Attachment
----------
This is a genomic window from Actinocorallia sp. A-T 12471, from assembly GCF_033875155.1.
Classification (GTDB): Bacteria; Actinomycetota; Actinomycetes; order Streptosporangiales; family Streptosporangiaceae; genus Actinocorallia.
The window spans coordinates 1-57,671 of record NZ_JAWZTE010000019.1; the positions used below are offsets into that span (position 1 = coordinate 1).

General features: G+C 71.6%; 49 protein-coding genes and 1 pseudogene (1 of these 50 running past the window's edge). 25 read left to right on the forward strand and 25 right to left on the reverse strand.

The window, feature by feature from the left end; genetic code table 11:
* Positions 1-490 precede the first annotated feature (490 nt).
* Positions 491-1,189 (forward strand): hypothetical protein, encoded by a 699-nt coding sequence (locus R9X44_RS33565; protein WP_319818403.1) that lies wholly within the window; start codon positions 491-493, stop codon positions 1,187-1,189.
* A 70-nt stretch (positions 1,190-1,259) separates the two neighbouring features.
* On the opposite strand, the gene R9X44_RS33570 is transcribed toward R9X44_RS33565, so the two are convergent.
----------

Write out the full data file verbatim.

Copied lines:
This is a genomic window from Actinocorallia sp. A-T 12471, from assembly GCF_033875155.1.
Classification (GTDB): Bacteria; Actinomycetota; Actinomycetes; order Streptosporangiales; family Streptosporangiaceae; genus Actinocorallia.
The window spans coordinates 1-57,671 of record NZ_JAWZTE010000019.1; the positions used below are offsets into that span (position 1 = coordinate 1).

General features: G+C 71.6%; 49 protein-coding genes and 1 pseudogene (1 of these 50 running past the window's edge). 25 read left to right on the forward strand and 25 right to left on the reverse strand.

The window, feature by feature from the left end; genetic code table 11:
* Positions 1-490 precede the first annotated feature (490 nt).
* Positions 491-1,189 (forward strand): hypothetical protein, encoded by a 699-nt coding sequence (locus R9X44_RS33565; protein WP_319818403.1) that lies wholly within the window; start codon positions 491-493, stop codon positions 1,187-1,189.
* A 70-nt stretch (positions 1,190-1,259) separates the two neighbouring features.
* On the opposite strand, the gene R9X44_RS33570 is transcribed toward R9X44_RS33565, so the two are convergent.